As technology enables all surfaces to become screens, the way in which we interact with surfaces in our home environment is changing.
At the CES show in Las Vegas this year Samsung unveiled The Wall – a 219-inch display complete with groundbreaking Modular Micro LED Technology. With its slim depth and seamless flush surface, it demonstrated how it is now possible to create a TV where you cannot see where the screen ends and the wall begins.As technology enables all surfaces to become screens, the way in which we interact with surfaces in our home environment is changing. Click To Tweet
On LG’s stand at the show the company was showcasing its Massive Curve of Nature – an undulating wall composed of OLED TVs. It also unveiled its Signature Series OLED TV R – a TV that is so thin it can be rolled up like a yoga mat. Positioned on a stand it looks like any TV, albeit a super-thin one. But when it’s not in use, you can simply press a button so that it rolls up and disappears from view.
It seems that the more screens can be seamlessly integrated into our surroundings the better.
At this year’s Salone del Mobile, Panasonic revealed the result of a collaboration with furniture brand Vitra – the prototype of a transparent OLED display. When switched on it’s a TV, but when not in use, the concept looks like a glass case on a wooden stand for lighting or displaying art.
But the fact that we want our screens to be invisible doesn’t mean that we want fewer of them – far from it. We actually seem to want them on all kinds of surfaces and in every room.
The kitchen in particular is a key area for surface technology within the home.
The Grundig VUX (Virtual User Experience) hob replaces buttons and knobs in favour of a virtual control panel, which can be displayed onto a standard kitchen worktop via a projector in the extractor hood. The hob can be operated with gestures and provides a cleaner and more streamlined surface.
Vux can beam recipes, cooking information and other handy notes straight onto the countertop, transforming the kitchen worktop into a visual panel. It is also connected to the rest of the kitchen and home and can operate other connected appliances and stream a video from another area of the house.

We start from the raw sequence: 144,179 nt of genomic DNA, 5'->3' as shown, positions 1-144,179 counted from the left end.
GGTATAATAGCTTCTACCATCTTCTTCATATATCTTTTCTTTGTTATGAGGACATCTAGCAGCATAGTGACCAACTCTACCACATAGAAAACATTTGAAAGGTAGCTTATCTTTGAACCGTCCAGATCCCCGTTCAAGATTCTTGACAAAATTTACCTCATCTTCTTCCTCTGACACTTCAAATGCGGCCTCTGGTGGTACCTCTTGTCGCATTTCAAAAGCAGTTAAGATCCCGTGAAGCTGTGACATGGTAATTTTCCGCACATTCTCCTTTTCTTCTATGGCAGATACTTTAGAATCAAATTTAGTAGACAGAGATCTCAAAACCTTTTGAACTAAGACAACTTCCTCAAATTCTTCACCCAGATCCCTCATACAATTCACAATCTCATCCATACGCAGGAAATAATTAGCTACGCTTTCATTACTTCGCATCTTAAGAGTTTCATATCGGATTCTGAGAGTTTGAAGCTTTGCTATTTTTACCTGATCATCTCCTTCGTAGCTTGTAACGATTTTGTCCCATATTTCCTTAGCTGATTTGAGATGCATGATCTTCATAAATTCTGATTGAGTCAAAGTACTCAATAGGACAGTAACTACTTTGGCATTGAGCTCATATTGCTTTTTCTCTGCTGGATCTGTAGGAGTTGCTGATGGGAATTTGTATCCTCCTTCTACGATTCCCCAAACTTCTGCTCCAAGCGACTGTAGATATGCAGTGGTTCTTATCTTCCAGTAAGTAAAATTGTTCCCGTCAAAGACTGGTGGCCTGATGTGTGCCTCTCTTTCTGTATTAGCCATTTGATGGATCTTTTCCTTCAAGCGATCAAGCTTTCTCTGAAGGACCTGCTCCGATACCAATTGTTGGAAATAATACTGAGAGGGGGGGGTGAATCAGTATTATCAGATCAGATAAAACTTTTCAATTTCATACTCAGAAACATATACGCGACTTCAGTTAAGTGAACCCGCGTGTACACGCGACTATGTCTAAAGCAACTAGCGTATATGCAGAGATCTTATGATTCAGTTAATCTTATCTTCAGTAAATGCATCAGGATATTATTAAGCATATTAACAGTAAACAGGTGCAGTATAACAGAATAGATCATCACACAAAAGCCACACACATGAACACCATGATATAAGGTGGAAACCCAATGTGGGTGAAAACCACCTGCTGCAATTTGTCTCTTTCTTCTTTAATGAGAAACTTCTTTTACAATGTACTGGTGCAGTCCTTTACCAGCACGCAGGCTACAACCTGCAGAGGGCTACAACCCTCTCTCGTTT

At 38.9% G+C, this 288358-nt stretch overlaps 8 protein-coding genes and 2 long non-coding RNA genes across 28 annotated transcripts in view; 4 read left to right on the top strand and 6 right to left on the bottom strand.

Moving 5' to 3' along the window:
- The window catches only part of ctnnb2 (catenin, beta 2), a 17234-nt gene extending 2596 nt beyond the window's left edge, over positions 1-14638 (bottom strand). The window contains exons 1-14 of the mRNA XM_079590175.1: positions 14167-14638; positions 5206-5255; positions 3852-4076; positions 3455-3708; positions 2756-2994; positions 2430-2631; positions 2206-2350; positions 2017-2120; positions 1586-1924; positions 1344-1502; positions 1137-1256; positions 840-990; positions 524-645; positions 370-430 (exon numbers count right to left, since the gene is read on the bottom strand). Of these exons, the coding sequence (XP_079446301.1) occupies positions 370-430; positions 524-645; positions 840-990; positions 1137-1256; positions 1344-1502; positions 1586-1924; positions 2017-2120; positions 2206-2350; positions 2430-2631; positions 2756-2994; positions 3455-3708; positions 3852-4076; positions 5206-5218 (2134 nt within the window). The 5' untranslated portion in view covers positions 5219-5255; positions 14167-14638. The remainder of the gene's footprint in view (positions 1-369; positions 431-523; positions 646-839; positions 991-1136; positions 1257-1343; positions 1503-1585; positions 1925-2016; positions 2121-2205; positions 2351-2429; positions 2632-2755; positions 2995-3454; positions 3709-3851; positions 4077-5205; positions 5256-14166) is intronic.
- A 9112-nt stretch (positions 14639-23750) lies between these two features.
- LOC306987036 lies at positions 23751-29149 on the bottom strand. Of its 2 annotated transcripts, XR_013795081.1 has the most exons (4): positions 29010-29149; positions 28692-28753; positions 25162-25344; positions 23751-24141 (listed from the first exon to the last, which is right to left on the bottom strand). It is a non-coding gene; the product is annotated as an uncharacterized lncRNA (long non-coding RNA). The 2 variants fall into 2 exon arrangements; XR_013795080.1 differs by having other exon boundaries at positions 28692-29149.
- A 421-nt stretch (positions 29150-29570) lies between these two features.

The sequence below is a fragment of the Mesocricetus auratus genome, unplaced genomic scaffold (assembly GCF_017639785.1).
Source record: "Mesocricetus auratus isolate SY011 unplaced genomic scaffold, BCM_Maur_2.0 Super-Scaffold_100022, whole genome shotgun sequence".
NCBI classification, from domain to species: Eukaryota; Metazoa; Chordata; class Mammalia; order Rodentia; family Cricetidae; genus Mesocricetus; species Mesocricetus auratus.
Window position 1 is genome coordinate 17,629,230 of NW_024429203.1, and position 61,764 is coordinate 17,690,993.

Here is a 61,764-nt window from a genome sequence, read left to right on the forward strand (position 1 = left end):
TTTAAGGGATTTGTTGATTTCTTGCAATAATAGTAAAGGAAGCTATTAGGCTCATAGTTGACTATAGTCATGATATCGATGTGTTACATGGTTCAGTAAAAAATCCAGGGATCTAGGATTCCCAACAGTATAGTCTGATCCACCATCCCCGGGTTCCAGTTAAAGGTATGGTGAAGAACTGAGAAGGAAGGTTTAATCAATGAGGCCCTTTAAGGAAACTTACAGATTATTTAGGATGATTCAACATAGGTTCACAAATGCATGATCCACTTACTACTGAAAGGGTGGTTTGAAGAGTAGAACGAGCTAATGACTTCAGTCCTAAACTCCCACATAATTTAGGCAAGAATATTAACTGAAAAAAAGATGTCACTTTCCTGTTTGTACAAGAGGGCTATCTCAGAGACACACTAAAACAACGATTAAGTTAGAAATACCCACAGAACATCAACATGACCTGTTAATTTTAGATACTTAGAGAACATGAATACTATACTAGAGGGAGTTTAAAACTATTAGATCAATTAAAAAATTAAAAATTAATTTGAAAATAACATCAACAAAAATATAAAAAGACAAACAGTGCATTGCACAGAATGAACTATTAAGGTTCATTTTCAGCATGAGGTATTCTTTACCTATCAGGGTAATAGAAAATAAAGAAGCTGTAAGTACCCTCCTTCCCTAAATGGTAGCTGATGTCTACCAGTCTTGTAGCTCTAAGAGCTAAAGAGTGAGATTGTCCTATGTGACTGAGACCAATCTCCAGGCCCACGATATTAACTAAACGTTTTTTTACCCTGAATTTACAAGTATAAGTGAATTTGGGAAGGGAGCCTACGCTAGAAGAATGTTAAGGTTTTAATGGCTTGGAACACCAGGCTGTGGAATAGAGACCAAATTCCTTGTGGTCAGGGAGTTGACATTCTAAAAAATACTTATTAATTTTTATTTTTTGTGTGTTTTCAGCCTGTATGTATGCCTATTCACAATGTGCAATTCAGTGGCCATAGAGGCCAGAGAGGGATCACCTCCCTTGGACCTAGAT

The Samsung Family Hub fridge-freezer has a Wifi-enabled touchscreen integrated into the door that lets you manage your groceries, connect with your family, share images, update schedules, and watch TV.
Similarly, Whirlpool’s Connected Hub Wall Oven, another concept unveiled at CES this year, elevates the appliance from simply cooking meals, and has a 27-inch transparent LCD interface instead of a glass oven door. It features the latest touchscreen technology and offers integration of family calendars, personalised recipe suggestions, and step-by-step video instructions.
Bathroom surfaces are also heading in this direction, driven by the consumer trend for ‘self-quantification‘ .The bathroom mirror of the future will have the capability to assess the user’s reflection in order to check for abnormalities in skin tone, and track heart rate, blood pressure and body temperature for use as part of their efforts to maintain a healthy lifestyle.The consumer trend for 'self-quantification' is driving the development of bathroom smart mirrors Click To Tweet
At the ISH show in Frankfurt this year, it was clear that this market is advancing.Roca presented a concept revealing how the next-generation smart mirror could assess the user’s reflection for changes to their skin, and then present a ‘skin index overview’, and Toto’s concept smart mirror gave a health assessment following exercise to check the user’s blood pressure, body temperature and heart rate. All of these screens look just like ordinary mirrors when disabled.
And the way in which we control surface technology is changing.We recognise that touch screens get dirty and greasy very easily and as a result surfaces are increasingly detecting gestures; not only arm and hand movements, but also facial gestures
The eight bathroom trends featured in this report highlight the evolving role of the domestic bathroom and focus on the shifts in consumer attitudes that are driving this change and impacting on bathroom design and innovation.
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This report looks at the key trends that influence the way we use our kitchens and highlights the innovations that tap into these trends, not just within the kitchen industry but also the wider environment.
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